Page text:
The Black List and Plato

Well, the 2012 Black List is out, and I for one am surprised by the number of low-concept movies in there.

Maybe it’s because many of those writers are already established in Hollywood and feel they have no need to create “hi-concept” pitches. Maybe it’s because so many of them are based on true stories. I dunno.

Other trends I have noticed is the lack of horror, the prevalance of Mexican crime stories, and the use of “soft” sci-fi like time travel. On the whole there’s nothing in there that makes me go “Wow!  What a great story!”, unlike the last couple of Black Lists.

On the other hand, maybe this is a welcome change from some of the sillier “high-concept” movies of the past few years.

On a side note, have you noticed how “hi-concept” works much better for comedy than for other genres? Probably because it produces so many absurd composite ideas.

Anyway, 2012’s list makes me think there is hope for us all, if we can find the right story.

My final note to this somewhat rambling post concerns Plato.  I will tie this in to the black list, I promise.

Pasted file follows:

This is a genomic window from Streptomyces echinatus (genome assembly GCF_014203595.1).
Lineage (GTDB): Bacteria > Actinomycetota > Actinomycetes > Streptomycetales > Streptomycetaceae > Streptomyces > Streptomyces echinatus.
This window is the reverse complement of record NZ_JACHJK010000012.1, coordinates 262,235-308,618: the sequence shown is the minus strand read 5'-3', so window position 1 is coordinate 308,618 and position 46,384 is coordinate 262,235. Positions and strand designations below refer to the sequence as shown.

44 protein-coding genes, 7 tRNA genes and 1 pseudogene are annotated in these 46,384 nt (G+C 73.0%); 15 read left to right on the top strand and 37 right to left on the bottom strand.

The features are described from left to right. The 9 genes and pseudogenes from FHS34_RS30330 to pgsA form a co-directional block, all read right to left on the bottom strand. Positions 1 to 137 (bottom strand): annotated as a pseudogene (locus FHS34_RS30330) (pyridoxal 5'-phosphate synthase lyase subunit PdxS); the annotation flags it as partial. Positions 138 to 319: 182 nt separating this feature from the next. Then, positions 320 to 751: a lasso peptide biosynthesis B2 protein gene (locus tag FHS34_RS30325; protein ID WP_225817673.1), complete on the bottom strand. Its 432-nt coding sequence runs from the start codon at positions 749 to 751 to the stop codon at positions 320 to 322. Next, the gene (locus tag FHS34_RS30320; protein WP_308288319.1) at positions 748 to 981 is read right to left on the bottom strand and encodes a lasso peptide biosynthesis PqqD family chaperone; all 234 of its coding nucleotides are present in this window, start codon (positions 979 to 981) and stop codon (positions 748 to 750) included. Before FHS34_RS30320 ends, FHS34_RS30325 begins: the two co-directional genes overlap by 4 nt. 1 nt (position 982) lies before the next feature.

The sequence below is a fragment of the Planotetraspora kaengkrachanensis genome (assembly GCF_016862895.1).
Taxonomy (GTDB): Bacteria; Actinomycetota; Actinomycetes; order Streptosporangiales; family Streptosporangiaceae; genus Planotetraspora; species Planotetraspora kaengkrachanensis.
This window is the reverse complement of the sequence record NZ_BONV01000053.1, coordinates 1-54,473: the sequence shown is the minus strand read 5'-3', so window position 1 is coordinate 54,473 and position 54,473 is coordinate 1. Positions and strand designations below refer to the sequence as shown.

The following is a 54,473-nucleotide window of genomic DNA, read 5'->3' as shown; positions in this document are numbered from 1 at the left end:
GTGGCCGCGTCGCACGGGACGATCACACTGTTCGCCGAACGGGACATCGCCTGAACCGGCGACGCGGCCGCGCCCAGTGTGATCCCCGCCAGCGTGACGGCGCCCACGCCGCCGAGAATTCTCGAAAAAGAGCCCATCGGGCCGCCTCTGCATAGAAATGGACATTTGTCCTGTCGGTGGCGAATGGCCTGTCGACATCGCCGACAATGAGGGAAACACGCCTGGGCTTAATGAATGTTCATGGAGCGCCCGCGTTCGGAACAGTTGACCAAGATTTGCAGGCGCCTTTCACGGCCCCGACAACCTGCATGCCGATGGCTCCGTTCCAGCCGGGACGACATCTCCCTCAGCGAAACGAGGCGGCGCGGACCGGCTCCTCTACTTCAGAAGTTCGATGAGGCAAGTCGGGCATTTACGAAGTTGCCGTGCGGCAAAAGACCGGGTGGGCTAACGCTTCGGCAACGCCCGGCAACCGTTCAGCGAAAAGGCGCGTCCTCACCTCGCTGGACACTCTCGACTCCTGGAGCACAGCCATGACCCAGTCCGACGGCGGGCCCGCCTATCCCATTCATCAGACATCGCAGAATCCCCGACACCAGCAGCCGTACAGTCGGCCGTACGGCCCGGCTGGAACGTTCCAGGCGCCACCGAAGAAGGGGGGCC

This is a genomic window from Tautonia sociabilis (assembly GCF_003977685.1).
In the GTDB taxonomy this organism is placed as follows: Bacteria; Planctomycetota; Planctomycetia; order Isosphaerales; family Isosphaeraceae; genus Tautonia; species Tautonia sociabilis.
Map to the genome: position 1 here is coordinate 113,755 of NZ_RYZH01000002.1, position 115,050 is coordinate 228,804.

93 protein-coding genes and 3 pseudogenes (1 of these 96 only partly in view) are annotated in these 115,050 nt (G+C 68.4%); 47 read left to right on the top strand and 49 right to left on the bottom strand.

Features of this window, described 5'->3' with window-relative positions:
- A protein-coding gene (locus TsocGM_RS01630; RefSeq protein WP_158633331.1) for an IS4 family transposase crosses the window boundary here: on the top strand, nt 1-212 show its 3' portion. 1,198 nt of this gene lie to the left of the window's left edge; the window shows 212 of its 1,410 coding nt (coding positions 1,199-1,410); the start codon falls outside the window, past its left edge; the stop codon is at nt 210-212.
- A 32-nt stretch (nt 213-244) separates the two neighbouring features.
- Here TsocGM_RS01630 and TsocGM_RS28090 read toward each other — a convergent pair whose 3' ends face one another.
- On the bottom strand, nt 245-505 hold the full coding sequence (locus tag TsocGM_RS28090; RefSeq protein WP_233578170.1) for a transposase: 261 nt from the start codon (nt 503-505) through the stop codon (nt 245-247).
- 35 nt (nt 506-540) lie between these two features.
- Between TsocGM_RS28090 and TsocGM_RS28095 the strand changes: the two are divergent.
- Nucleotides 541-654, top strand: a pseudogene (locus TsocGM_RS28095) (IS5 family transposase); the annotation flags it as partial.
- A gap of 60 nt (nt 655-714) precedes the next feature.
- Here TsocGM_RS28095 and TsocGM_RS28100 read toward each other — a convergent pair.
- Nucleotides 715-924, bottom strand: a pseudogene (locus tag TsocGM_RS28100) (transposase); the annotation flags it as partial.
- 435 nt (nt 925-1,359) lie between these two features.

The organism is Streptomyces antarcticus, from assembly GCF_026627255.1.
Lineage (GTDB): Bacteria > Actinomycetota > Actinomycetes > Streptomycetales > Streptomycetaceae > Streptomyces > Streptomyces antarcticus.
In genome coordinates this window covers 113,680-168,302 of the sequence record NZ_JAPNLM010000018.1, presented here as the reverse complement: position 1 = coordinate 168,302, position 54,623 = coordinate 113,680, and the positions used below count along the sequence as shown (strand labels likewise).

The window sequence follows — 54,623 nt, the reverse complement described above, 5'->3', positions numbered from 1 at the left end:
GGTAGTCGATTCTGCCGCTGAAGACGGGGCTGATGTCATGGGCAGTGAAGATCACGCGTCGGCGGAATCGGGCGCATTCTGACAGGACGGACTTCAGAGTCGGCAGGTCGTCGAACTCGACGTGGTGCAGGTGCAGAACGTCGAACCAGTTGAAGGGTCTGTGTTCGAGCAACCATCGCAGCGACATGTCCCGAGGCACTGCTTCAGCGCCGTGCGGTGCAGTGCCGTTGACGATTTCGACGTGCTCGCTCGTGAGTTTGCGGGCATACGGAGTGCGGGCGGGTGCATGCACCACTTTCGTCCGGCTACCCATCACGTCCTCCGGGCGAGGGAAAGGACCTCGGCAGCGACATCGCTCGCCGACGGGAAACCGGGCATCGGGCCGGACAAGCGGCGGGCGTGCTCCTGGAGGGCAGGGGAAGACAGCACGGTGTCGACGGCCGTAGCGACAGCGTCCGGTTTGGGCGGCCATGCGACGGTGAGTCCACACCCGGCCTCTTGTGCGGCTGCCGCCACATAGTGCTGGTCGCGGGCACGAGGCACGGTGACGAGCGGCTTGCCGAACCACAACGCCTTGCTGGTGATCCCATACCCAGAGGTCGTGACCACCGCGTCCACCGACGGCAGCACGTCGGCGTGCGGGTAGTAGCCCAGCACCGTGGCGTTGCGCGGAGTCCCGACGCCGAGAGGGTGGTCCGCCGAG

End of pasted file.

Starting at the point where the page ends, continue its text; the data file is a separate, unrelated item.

Plato believed that every form had an “everyday” form and an “ideal” form. The ideal form is the ultimate natural expression of whatever thing we are thinking about.

It made me think about screenwriting. Isn’t that we do? We find a great idea and then try to unlock the ideal expression of that idea.

The trick is in unlocking the various levels of the idea. Sure, we can find the perfect logline, but can we translate the logline into the perfect structure? Can we fill it with the perfect turning points to do justice to that logline? And then can we find the perfect scenes to express the turning points? And so on.

So perhaps we too can end up with the likes of the Black List writers (and beyond) if we find a great idea, and then tell it how it wants to be told.





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